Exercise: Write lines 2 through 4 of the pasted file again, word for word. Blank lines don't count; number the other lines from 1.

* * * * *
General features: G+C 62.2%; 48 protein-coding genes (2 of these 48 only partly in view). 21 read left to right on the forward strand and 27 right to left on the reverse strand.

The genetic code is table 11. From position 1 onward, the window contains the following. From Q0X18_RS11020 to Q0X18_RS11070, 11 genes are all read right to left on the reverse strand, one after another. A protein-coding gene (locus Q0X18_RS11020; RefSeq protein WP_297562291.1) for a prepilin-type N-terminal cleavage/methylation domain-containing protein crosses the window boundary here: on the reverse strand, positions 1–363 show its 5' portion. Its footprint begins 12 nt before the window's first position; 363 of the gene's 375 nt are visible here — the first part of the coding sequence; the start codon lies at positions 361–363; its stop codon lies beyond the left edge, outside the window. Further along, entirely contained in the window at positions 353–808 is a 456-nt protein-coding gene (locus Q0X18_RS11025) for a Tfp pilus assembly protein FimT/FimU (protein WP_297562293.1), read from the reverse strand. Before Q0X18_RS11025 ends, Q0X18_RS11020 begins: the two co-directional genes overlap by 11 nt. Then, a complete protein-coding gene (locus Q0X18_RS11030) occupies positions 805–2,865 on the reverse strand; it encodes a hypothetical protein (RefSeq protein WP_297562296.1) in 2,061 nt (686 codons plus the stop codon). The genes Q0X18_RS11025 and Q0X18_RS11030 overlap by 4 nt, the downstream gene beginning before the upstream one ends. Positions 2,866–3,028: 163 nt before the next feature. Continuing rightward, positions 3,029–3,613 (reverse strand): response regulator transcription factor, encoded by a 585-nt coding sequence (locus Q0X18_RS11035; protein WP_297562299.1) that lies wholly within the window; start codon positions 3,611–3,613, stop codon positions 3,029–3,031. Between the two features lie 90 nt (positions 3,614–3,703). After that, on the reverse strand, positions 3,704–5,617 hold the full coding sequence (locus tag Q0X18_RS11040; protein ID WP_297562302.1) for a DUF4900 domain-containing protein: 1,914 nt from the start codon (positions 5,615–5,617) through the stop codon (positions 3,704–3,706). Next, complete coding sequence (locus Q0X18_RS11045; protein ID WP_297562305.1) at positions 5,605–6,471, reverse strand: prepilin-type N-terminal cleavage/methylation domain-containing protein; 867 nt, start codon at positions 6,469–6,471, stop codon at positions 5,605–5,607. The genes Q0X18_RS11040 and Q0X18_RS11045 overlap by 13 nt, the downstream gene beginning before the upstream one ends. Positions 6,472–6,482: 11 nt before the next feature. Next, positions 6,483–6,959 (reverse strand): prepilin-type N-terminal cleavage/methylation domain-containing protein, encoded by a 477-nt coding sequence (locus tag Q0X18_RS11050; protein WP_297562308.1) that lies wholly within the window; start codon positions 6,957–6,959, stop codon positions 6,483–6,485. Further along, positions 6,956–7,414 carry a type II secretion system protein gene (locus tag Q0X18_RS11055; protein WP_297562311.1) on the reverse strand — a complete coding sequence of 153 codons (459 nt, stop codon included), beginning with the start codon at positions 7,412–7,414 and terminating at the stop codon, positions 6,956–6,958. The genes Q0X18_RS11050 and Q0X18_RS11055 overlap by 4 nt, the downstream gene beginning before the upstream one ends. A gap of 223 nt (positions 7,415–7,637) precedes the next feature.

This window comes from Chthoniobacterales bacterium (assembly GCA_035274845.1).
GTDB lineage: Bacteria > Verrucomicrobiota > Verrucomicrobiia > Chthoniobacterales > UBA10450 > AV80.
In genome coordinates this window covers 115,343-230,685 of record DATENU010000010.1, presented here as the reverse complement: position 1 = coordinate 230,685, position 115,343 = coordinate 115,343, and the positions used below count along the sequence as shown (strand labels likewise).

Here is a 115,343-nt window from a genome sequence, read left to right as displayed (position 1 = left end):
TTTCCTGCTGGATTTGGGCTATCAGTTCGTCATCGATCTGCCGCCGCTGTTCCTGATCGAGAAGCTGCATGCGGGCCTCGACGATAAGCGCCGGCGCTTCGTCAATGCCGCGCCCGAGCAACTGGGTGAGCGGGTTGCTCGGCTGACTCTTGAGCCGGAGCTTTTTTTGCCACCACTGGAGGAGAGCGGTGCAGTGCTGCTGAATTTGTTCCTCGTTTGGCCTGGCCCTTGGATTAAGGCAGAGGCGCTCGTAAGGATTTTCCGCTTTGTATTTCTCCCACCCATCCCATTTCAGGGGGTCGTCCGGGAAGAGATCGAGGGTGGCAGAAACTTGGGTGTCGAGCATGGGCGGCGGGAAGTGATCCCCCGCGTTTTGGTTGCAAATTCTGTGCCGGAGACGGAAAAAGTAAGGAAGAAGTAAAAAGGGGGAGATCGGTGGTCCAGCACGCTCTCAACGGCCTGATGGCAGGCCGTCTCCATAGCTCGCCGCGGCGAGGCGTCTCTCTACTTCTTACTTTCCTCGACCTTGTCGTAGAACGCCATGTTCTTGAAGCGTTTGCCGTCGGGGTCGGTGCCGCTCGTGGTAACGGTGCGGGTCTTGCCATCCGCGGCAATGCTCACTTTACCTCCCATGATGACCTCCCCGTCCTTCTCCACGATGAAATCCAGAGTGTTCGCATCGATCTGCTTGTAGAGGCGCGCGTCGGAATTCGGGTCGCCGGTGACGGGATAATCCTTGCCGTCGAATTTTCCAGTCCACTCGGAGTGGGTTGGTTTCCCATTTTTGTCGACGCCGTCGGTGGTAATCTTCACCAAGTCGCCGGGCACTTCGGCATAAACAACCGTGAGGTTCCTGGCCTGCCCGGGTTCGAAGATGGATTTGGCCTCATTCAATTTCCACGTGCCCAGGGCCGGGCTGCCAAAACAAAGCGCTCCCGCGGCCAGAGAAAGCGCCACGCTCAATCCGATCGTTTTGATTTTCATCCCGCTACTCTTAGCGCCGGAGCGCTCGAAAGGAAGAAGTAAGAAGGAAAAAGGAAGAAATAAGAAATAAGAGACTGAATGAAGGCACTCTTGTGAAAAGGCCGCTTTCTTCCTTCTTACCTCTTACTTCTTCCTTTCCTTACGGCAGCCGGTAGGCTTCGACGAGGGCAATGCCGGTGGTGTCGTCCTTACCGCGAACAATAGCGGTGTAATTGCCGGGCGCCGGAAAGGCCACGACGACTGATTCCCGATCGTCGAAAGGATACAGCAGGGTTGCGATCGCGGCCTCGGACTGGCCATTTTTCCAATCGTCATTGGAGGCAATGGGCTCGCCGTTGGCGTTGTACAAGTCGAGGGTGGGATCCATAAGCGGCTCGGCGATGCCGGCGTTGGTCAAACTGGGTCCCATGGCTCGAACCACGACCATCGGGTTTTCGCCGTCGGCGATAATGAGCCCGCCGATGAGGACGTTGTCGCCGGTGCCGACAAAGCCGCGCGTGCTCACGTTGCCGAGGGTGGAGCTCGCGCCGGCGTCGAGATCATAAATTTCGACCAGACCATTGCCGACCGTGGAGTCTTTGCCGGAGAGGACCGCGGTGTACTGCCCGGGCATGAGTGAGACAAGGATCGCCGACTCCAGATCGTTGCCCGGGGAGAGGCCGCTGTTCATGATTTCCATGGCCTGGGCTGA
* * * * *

The genetic code is table 11. From position 1 onward, the window contains the following. From Q0X18_RS11020 to Q0X18_RS11070, 11 genes are all read right to left on the reverse strand, one after another. A protein-coding gene (locus Q0X18_RS11020; RefSeq protein WP_297562291.1) for a prepilin-type N-terminal cleavage/methylation domain-containing protein crosses the window boundary here: on the reverse strand, positions 1–363 show its 5' portion. Its footprint begins 12 nt before the window's first position; 363 of the gene's 375 nt are visible here — the first part of the coding sequence; the start codon lies at positions 361–363; its stop codon lies beyond the left edge, outside the window. Further along, entirely contained in the window at positions 353–808 is a 456-nt protein-coding gene (locus Q0X18_RS11025) for a Tfp pilus assembly protein FimT/FimU (protein WP_297562293.1), read from the reverse strand. Before Q0X18_RS11025 ends, Q0X18_RS11020 begins: the two co-directional genes overlap by 11 nt. Then, a complete protein-coding gene (locus Q0X18_RS11030) occupies positions 805–2,865 on the reverse strand; it encodes a hypothetical protein (RefSeq protein WP_297562296.1) in 2,061 nt (686 codons plus the stop codon). The genes Q0X18_RS11025 and Q0X18_RS11030 overlap by 4 nt, the downstream gene beginning before the upstream one ends. Positions 2,866–3,028: 163 nt before the next feature. Continuing rightward, positions 3,029–3,613 (reverse strand): response regulator transcription factor, encoded by a 585-nt coding sequence (locus Q0X18_RS11035; protein WP_297562299.1) that lies wholly within the window; start codon positions 3,611–3,613, stop codon positions 3,029–3,031. Between the two features lie 90 nt (positions 3,614–3,703). After that, on the reverse strand, positions 3,704–5,617 hold the full coding sequence (locus tag Q0X18_RS11040; protein ID WP_297562302.1) for a DUF4900 domain-containing protein: 1,914 nt from the start codon (positions 5,615–5,617) through the stop codon (positions 3,704–3,706). Next, complete coding sequence (locus Q0X18_RS11045; protein ID WP_297562305.1) at positions 5,605–6,471, reverse strand: prepilin-type N-terminal cleavage/methylation domain-containing protein; 867 nt, start codon at positions 6,469–6,471, stop codon at positions 5,605–5,607. The genes Q0X18_RS11040 and Q0X18_RS11045 overlap by 13 nt, the downstream gene beginning before the upstream one ends. Positions 6,472–6,482: 11 nt before the next feature. Next, positions 6,483–6,959 (reverse strand): prepilin-type N-terminal cleavage/methylation domain-containing protein, encoded by a 477-nt coding sequence (locus tag Q0X18_RS11050; protein WP_297562308.1) that lies wholly within the window; start codon positions 6,957–6,959, stop codon positions 6,483–6,485. Further along, positions 6,956–7,414 carry a type II secretion system protein gene (locus tag Q0X18_RS11055; protein WP_297562311.1) on the reverse strand — a complete coding sequence of 153 codons (459 nt, stop codon included), beginning with the start codon at positions 7,412–7,414 and terminating at the stop codon, positions 6,956–6,958. The genes Q0X18_RS11050 and Q0X18_RS11055 overlap by 4 nt, the downstream gene beginning before the upstream one ends. A gap of 223 nt (positions 7,415–7,637) precedes the next feature.

This window comes from Chthoniobacterales bacterium (assembly GCA_035274845.1).
GTDB lineage: Bacteria > Verrucomicrobiota > Verrucomicrobiia > Chthoniobacterales > UBA10450 > AV80.